Lucas Gadke: It wasn’t an intentional choice. It was just by happenstance that Laura and I were friends and wanted to start a band, and those were the instruments we played. We quickly realized that it became this kind of like challenge, because the guitar is so perfectly suited to playing in heavy metal with the perfect range. So, to have two instruments that were on opposite sides of the range of a guitar [electric bass and violin], it makes you have to be really intentional with what you’re playing. You always have to be thinking to get the maximum amount of sonic space. But also because Laura has a six-string electric violin [similar to a guitar], she can go down all the way to an F. She can cover space, and then I can go up [on the bass], and we like to play with those kind of different extremes.
Tone Madison: My other question, along those lines, concerned her use of an acoustic instrument. Or is it electric to achieve certain tones? It does sound like it’s an electric violin at various points on the record.
Lucas Gadke: Oh, yeah. Definitely electric. When we play live, she plays electric. But on the record, there is some acoustic fiddle in there as well.
Tone Madison: I wasn’t aware of the instrumentation of the group as I was listening. By the final track, “Breaker of Famine,” which I think is my favorite of the four pieces. Maybe three minutes in, you have this great bass groove that’s paired with this wistful melody on the violin that perfectly imitates an electric guitar.
Lucas Gadke: We try to bring the bass a little bit out of the background into a bit more intense sound, and ensure that through some heavy gear and pedals, which always help.
Tone Madison: As I discovered that, I was thinking about records that I really like that don’t have a lot of or any electric guitar. I’m a huge fan of the band Kayo Dot, and they have a record called Coyote that was released in 2010. Toby Driver, the main composer, plays an electric bass throughout that record and there’s violin, so I guess there are certain moments on Ancestors that peripherally reminded me of that. So, yeah, your sound is quite versatile and wide-reaching, as you shift between all these elements of dark folk, doom, and atmospheric black metal, but I was wondering if maybe you all share a significant and common musical influence or background.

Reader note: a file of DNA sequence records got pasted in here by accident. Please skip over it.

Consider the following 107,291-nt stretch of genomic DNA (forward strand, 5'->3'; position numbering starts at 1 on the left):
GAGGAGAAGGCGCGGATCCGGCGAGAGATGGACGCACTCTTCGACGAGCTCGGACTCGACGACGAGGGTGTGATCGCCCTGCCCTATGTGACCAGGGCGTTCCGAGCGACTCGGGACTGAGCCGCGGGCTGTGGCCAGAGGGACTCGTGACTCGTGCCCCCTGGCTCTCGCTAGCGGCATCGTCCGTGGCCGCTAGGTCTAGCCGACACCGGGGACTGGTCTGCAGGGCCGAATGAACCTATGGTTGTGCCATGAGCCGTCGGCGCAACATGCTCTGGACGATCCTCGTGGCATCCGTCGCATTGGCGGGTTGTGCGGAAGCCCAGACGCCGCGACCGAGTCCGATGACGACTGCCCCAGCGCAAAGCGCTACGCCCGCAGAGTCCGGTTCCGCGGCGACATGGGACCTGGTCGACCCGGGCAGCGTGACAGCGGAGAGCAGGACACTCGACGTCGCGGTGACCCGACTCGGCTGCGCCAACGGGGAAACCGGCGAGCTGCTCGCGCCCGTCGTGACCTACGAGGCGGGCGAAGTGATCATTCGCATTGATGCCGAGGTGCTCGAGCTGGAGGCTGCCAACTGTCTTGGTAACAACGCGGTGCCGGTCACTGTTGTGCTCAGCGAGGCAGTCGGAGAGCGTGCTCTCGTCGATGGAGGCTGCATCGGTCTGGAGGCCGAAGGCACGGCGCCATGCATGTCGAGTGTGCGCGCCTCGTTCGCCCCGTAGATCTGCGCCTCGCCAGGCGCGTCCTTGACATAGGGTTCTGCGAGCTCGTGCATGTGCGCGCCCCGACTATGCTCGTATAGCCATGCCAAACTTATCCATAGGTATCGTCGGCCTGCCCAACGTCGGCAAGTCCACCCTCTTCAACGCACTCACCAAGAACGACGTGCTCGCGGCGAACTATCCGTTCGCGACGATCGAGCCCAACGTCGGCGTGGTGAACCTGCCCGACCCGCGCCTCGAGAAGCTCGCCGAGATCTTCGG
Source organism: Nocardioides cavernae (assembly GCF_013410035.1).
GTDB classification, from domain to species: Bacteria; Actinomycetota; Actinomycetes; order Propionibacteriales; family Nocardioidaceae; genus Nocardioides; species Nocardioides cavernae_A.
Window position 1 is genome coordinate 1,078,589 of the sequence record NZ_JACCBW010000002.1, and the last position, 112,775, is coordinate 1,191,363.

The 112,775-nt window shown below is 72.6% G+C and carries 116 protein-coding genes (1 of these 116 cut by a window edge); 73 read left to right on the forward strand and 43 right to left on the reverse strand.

Lucas Gadke: Jimmy’s on the post-rock side of things, having come from Do Me Say Think. And then Laura was involved in that world for a very long time, and still is. And she grew up loving post-rock and whatnot. That’s kind of their musical connection. It’s never really been my thing; I have nothing against it, but it’s not my number-one. So, I feel like there’s the post-rock side, but Laura’s also a big heavy metal fan, and so am I. And we’re both folk fans. Laura and I are both heavy metal and folk, and then Jimmy and Laura are post-rock, and that’s where it all meets.
Tone Madison: Have you all studied professionally or are you self-taught, or maybe some of each?
Lucas Gadke: Laura and I actually met at music school in Toronto. Jimmy’s mostly self-taught, but he’s been playing since he was like 16 years old. So, he’s well-trained at this point. Laura and I did a contemporary music/jazz program here in Toronto at Humber College.
Tone Madison: The other part of that question pertains to musical or band comparisons, which I touched on earlier. Maybe you can throw out some of your own, but the Norwegian group Wardruna jumped out at me with the sort of roots in choral/chant and some of the percussion (especially the bells) and kind of the style of composition and atmospheric production. And there’s probably some Ulver in there as well. Do you feel all those are valid, or do you have specific influences in mind as you’re writing?
Lucas Gadke: Definitely. There’s a whole myriad. Laura, I know, is a big fan of Wardruna. And I know that we’re both big fans of the early Ulver records [like Bergatt, Kveldssanger, and Nattens Madrigal]. You’re like the first guy to get that.